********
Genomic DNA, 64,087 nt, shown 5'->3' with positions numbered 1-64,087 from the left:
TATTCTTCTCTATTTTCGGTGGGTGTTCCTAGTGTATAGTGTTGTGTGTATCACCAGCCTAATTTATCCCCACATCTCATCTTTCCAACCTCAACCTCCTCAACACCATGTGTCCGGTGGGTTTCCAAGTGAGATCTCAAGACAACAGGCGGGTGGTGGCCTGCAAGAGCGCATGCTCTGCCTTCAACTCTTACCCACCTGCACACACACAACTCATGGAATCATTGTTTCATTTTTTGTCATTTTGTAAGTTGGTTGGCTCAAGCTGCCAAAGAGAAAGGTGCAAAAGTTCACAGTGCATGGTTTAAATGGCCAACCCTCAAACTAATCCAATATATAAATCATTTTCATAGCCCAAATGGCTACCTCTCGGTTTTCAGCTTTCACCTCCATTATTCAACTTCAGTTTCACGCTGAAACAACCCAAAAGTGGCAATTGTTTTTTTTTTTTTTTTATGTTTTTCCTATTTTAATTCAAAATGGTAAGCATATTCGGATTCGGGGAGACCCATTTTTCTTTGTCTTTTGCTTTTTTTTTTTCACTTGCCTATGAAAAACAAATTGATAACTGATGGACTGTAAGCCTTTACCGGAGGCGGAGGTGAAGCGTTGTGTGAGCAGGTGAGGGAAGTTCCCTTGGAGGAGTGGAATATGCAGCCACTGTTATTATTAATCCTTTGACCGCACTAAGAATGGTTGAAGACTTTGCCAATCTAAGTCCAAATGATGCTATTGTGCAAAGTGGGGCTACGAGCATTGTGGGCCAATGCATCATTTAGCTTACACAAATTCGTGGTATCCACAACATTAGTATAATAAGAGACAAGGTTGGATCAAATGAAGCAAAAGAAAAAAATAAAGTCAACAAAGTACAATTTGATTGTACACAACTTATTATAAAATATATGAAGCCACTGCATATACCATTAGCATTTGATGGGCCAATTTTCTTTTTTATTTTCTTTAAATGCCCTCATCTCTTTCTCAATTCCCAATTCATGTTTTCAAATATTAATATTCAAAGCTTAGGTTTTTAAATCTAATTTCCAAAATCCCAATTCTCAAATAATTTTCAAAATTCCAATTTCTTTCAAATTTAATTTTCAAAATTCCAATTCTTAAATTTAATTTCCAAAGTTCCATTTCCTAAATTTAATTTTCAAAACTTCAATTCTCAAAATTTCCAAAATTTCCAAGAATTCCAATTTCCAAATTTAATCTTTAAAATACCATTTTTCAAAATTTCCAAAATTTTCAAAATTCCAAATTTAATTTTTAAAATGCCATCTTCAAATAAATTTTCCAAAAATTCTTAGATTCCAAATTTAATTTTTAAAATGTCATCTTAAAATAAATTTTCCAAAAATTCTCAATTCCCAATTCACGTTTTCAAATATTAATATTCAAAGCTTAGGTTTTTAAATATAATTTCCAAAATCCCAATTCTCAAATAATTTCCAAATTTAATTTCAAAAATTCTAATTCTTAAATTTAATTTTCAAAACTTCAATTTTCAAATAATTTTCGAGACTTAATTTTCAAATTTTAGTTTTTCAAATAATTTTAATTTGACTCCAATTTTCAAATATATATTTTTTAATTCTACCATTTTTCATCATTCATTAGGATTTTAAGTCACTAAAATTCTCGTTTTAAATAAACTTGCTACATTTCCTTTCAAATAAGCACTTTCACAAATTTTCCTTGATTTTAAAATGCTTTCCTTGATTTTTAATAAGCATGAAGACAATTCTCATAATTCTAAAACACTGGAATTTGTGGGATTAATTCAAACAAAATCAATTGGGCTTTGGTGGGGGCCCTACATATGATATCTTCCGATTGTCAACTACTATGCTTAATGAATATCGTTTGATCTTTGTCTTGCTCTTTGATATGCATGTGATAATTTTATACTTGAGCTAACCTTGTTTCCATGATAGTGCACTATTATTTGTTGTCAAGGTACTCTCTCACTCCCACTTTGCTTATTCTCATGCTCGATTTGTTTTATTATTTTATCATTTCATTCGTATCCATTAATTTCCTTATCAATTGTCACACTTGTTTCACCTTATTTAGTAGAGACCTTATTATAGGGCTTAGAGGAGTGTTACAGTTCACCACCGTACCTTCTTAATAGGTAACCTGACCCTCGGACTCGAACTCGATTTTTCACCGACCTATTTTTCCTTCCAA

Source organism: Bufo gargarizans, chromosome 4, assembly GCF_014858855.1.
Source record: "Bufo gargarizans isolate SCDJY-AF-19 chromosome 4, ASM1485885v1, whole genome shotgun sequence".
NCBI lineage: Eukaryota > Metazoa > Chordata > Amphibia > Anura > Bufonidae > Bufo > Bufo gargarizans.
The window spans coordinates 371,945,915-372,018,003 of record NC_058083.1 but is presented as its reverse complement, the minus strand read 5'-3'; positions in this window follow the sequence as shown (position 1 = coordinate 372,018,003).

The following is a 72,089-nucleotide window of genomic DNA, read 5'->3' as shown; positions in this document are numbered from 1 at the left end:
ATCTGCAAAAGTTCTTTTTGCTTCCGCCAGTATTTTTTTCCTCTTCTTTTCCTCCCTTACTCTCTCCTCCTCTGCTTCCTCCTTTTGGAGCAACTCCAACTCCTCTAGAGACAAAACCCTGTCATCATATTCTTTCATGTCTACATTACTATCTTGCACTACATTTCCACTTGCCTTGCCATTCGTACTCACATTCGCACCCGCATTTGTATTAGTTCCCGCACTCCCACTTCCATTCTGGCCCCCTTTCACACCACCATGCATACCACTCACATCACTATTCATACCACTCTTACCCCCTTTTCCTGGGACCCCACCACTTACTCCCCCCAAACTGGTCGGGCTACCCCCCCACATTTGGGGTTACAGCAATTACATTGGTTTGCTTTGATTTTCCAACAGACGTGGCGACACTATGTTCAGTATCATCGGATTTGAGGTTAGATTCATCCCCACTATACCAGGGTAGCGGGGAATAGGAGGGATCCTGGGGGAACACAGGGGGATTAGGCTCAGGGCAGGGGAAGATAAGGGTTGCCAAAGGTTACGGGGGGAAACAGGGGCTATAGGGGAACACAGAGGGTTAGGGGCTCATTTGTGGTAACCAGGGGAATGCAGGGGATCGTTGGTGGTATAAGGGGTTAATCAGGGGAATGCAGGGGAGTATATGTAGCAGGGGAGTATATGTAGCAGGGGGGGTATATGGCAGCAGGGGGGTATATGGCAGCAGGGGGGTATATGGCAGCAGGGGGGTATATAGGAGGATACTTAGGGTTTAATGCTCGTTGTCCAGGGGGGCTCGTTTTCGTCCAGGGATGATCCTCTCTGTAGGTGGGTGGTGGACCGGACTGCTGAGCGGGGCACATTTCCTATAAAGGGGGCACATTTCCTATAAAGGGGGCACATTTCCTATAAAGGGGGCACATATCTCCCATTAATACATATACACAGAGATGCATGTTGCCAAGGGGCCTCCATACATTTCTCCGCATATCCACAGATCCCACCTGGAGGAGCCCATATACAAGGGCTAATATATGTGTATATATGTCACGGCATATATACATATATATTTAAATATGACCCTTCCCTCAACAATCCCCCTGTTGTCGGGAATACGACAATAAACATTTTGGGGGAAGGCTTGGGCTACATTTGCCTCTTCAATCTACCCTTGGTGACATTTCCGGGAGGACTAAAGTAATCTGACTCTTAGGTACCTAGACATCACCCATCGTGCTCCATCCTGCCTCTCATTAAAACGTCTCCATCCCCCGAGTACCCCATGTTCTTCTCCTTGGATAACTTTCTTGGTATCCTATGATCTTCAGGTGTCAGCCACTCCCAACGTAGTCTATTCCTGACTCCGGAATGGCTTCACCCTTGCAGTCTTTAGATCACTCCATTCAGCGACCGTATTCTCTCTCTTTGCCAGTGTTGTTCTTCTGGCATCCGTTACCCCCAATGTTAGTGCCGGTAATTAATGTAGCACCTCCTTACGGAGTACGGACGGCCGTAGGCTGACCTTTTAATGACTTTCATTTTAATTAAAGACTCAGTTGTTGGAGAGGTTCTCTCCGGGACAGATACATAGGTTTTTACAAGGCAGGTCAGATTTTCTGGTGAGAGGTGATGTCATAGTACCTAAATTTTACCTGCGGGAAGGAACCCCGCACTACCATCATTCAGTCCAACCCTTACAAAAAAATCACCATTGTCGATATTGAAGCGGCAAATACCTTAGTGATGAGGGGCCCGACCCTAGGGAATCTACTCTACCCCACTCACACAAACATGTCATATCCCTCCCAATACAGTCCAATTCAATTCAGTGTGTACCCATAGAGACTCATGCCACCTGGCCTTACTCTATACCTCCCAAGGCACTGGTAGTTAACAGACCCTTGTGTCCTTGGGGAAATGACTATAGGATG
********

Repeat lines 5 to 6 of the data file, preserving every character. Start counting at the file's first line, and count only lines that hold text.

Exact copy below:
NCBI lineage: Eukaryota > Metazoa > Chordata > Amphibia > Anura > Bufonidae > Bufo > Bufo gargarizans.
The window spans coordinates 371,945,915-372,018,003 of record NC_058083.1 but is presented as its reverse complement, the minus strand read 5'-3'; positions in this window follow the sequence as shown (position 1 = coordinate 372,018,003).